From the Desk of Bob Mankoff:

Bob Mankoff had some good advice to the presidential candidates following last week’s debates. Advice that everyone could take. Memo to the candidates: Humor can be an effective way to communicate your message. 1. By making it memorable. Funny points are repeated more than unfunny ones. 2. By creating a positive mood in the audience, so that it makes them less likely to disagree with you. 3. By making you more likeable. 4. By making your opponent less so. 5. By making it more difficult for the audience to conjure counterarguments to your answers, because humor is distracting. 6. By directing some humor back at yourself, to make you even more likeable and preëmpt your opponent. Here’s the rest of …

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Teach Your Children Well: How to Develop Successful Kids

When I was a young father, I wanted my young children to be very good at everything they did. I wanted them to be very good students, very good athletes, very good thinkers, etc.

Although they never took a great deal of interest in sports, they did well enough in school and became bright and athletic thinkers.

By the time they had become young men, my desire for them to excel at everything had evaporated. And in its place was something else: pride and satisfaction in knowing that they had become independent and kind.

Many parents, I believe, experience the same shift. When their children are small, they want to see them excel because they believe that childhood performance is an indicator of future success. But as time passes, they come to have a more realistic view of maturation.

One of the most important recognitions is that the most important stages of childhood development are all marked by the need to separate in some way from the parents.

This makes perfect sense when you consider us as creatures of evolution. When our children are helpless, our instinct is to nurture and protect them. As they grow older, they acquire habits (biting the nipples that feed them, breaking free of the hand that holds them, discovering music their parents abhor, etc.) that promote independence.

This is as it should be. A mentally healthy parent learns to accept and eventually desire his children’s independence.  

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Focus on Your Strengths

Some people are intrinsically social … others are intrinsically thoughtful.You can’t change these proclivities and you shouldn’t try. Instead, you need to discover them and make use of them. I have known extremely successful people whose only talent was in socializing. But socializing won’t make you rich … strategic networking will. Likewise, Rich Schefren and I are intrinsically thoughtful. But thoughtfulness won’t get you rich … strategic thinking will. Step One: Discover your hidden talent. Step Two: Unleash it. Step Three: Direct it.

The Wrong Way to Help the Poor

Some people believe that charity (helping people in need) is a bad idea. Recognizing the challenge of charity (making people dependent), they take the position that all charity is wrong. This doest make sense for so many reasons I won’t bother mentioning them. I will say only this. I know a few people who espouse this radical approach publicly and yet provide charity privately. This brings us to the more relevant question: what role should government have in charity? And that is where the argument gets interesting. At one end of the spectrum are people that argue government should have no role at all. The government’s job is only to protect freedom and property. Frederic Bastiat’s monograph, “The Law”, does …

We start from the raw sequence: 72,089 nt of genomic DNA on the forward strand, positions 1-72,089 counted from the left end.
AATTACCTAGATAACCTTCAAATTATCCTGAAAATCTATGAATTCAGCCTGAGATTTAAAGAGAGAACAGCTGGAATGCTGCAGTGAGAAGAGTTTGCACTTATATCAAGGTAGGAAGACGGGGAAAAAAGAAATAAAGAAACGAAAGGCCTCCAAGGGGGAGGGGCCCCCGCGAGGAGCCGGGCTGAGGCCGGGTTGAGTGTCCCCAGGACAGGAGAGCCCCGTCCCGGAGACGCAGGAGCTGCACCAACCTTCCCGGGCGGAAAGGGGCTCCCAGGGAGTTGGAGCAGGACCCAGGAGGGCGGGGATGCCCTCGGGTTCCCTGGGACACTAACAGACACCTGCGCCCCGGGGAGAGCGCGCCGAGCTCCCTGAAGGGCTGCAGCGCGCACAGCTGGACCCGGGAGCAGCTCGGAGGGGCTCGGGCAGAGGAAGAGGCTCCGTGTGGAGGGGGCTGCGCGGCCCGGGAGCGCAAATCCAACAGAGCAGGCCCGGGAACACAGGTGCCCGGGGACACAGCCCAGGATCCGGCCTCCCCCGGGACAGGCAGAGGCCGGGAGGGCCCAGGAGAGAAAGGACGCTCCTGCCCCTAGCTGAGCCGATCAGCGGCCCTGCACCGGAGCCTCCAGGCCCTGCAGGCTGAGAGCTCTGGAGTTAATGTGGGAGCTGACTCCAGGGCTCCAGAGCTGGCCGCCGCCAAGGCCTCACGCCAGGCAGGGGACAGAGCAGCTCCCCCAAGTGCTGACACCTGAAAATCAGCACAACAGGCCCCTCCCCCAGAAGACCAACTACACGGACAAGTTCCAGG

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Dealing With Debt

A dream: You are on a beach of golden sand. You have a large bucket, large enough to carry a million dollars’ worth of golden sand. You put a scoop of sand in the bucket. Then another. With each scoop, you feel richer. But then you notice something. The bucket isn’t getting fuller. There is a hole in the bottom, out of which sand is escaping. You work faster, hoping to fill the bucket by adding more sand quickly. Yet, as fast as you fill it, the sand escapes. Still you move faster, and still the bucket will not fill. In fact, the level of sand in the bucket is getting lower! This is the problem with trying to get …

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Deep Thinking

Today’s post comes from my good friend and neighbor, Bob Irish. Read his compelling argument below. I mowed the lawn today, and after doing so I sat down and had a couple cold beers. The day was really quite beautiful, and the brew facilitated some deep thinking on various topics. Finally I thought about an age old question: Is giving birth more painful than getting kicked in the nuts? Women always maintain that giving birth is way more painful than a guy getting kicked in the nuts. Well, after another beer, and some heavy deductive thinking, I have come up with the answer to that question. Getting kicked in the nuts is more painful than having a baby; and here …

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More on Big Ideas

A Big Idea, in the information marketing business, must be more than just catchy and suggestive. In other words, information marketers must do more than create David Ogilvy’s idea of a Big Idea. A Big Idea for Ogilvy was a cowboy smoking a cigarette while perched on a horse. That works for selling cigarettes but it wouldn’t work for selling books and newsletters and other information products. In the world of information publishing, a Big Idea must contain within it an exciting, arresting thought – a thought that directly or indirectly promises something that the prospect desires. It must also be immediately ascertainable, intellectually stirring, and emotionally compelling. A Big Idea instantly drives the prospect toward a foregone conclusion by …

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